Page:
Chart-topping audience segmentation tips from Yeezy and T-Swizzle
Believe it or not, the likes of Ariana Grande, Jay-Z, Adele and Ed Sheeran can teach us a thing or two about audience segmentation! Having sold billions of albums combined, they’re music icons, and their people have mastered the art of segmentation. So let’s see what we can glean from the music industry to make sure we’re producing segmentation smash hits.
Rule 1: Expect the unexpected with segmentation
You’ve probably heard it to death by now, so it shouldn’t come as a surprise that audience demographics in the 21st century are so much more complicated than simply dividing everyone by age or gender.
From Daft Punk to the Beatles and everything in between, music is a great example of a product which appeals to a huge variety of demographics, and makes connections between people who may otherwise have had nothing in common.
Today it’s easier than ever to share your interests with others.
Whether this is live streaming from your favourite artist’s gig, linking to new albums on your Spotify account, or even just downloading new tracks from iTunes and sharing the link on social media, the music industry successfully reaches people from every walk of life. But it’s not all about the digital downloads.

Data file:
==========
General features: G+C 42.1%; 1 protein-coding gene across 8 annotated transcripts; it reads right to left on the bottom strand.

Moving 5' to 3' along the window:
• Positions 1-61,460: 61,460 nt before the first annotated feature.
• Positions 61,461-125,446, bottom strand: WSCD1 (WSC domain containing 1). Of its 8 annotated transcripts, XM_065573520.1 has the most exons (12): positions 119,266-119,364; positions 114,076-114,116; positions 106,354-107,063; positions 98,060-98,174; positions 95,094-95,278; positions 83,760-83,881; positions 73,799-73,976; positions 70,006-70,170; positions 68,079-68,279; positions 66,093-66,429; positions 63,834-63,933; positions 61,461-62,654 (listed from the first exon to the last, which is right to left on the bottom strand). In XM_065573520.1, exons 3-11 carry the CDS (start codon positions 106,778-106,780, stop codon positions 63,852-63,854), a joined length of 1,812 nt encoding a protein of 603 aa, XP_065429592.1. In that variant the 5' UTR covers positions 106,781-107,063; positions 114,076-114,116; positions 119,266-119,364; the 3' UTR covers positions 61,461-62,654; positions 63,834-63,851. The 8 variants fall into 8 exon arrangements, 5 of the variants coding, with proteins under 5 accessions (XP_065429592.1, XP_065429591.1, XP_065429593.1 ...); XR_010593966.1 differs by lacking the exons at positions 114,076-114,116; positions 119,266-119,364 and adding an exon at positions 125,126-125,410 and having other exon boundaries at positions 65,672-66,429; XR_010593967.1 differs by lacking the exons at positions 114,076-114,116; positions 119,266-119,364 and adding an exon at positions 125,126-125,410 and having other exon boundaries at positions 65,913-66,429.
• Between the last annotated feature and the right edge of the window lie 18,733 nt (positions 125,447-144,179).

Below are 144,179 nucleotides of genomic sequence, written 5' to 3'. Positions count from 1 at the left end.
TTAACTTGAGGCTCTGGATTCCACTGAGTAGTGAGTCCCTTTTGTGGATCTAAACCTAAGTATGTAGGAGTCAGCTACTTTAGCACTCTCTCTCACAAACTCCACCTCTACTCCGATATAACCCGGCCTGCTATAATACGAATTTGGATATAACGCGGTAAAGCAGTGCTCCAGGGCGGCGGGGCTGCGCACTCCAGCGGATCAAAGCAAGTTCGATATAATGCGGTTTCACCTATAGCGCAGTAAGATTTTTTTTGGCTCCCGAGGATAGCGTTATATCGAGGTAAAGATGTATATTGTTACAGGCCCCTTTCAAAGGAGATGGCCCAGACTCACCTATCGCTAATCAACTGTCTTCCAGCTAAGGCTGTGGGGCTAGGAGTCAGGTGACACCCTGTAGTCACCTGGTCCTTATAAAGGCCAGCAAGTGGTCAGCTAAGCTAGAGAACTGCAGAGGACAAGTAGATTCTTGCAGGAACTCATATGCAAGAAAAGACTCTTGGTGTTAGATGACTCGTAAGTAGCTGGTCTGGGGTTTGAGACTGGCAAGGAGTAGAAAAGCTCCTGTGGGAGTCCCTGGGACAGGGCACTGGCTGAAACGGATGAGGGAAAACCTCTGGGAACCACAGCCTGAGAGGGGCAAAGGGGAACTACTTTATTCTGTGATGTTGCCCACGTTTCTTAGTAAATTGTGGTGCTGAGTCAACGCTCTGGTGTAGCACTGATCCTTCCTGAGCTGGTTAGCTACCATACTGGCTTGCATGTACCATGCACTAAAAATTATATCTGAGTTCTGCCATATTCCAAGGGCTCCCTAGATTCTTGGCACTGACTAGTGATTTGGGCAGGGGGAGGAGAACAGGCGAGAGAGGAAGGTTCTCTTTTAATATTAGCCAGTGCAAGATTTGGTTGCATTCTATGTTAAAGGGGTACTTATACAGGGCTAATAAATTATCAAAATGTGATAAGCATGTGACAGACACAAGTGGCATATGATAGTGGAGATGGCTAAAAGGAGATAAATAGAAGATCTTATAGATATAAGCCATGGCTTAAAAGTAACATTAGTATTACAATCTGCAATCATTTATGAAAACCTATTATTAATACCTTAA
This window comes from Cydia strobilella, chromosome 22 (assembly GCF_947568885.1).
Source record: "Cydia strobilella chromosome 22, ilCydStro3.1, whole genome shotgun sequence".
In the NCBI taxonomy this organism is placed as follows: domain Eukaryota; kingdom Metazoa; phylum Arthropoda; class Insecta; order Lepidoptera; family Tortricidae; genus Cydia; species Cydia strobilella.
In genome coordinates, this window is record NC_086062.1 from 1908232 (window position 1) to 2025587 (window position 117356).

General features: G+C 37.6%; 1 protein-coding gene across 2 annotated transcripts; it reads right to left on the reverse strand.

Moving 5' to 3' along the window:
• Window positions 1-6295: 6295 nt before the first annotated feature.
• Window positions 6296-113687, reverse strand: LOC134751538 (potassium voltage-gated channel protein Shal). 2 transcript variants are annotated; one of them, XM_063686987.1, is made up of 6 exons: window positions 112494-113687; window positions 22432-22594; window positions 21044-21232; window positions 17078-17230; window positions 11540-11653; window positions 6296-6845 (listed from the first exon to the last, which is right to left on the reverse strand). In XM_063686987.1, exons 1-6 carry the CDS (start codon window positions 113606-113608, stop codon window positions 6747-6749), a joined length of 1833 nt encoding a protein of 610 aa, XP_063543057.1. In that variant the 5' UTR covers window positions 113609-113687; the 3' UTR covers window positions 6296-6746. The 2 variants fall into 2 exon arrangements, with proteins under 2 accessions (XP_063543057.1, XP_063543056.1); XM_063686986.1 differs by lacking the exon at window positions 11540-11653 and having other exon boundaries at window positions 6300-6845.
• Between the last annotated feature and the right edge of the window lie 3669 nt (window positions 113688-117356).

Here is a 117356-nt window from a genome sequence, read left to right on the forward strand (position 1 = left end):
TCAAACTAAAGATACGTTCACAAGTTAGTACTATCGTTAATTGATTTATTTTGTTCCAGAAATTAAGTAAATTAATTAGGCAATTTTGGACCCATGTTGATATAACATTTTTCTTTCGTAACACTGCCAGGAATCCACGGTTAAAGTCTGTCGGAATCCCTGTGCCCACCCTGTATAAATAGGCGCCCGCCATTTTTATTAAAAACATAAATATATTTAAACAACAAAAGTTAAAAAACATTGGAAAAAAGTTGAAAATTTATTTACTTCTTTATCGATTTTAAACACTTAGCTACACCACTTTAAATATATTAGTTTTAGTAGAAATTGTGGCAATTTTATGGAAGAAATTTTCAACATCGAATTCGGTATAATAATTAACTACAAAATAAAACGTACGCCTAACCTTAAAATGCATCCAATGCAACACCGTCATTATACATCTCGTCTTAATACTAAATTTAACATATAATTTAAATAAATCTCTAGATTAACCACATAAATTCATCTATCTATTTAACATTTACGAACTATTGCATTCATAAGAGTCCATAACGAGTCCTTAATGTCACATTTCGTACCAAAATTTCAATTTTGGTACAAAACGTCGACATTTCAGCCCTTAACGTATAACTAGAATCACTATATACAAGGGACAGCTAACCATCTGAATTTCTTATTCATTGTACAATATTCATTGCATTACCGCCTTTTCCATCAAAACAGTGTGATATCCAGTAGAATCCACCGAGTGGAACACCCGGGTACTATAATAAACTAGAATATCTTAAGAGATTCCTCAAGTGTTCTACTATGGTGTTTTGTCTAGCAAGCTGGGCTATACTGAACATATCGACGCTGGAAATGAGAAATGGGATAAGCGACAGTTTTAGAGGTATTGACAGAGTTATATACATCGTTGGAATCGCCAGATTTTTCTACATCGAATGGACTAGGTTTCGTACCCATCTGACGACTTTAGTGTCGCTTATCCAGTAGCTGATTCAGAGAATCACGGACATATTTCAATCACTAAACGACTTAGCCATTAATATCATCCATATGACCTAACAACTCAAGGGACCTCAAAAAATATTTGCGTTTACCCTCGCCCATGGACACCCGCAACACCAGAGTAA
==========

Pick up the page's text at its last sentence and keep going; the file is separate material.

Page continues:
While social class may be the dominant influence in the UK in terms of demographics, it's far from the only segmentation type.
Age groups remain very important, increasingly becoming incorporated into social class- but marketeers must look to combine this information to get a clear view of the psychographics relevant to them.
In our most recent ebook on how to inspire customer loyalty using audience segmentation, we explored the world of data, demographics and segmentation.
Now, let's take a look at the different demographics at play when it comes to a psychographic focus on people that enjoy music.
Earlier this year the BBC reported a 25-year high in the sale of vinyl in the UK. While this is pretty surprising, further information has shown that the generation buying these records is not the one you’d expect.
This very traditional music medium was the most popular within the 25-34 age bracket– those who didn’t necessarily grow up with the form - so we can’t put it down to a nostalgic purchase.
Further proof you can’t judge a book by its cover, The late, great Christopher Lee was a notable fan of heavy metal music, going so far as to release a pair of metal albums when he was well into his 90s. Not quite the music tastes you would expect from the 93 year old quintessential gentleman!
Segmentation is a difficult balance. It’s important that segments are specific enough to be relevant to the customers within them, but having too many means your resources may be stretched too thinly by trying to reach all of them.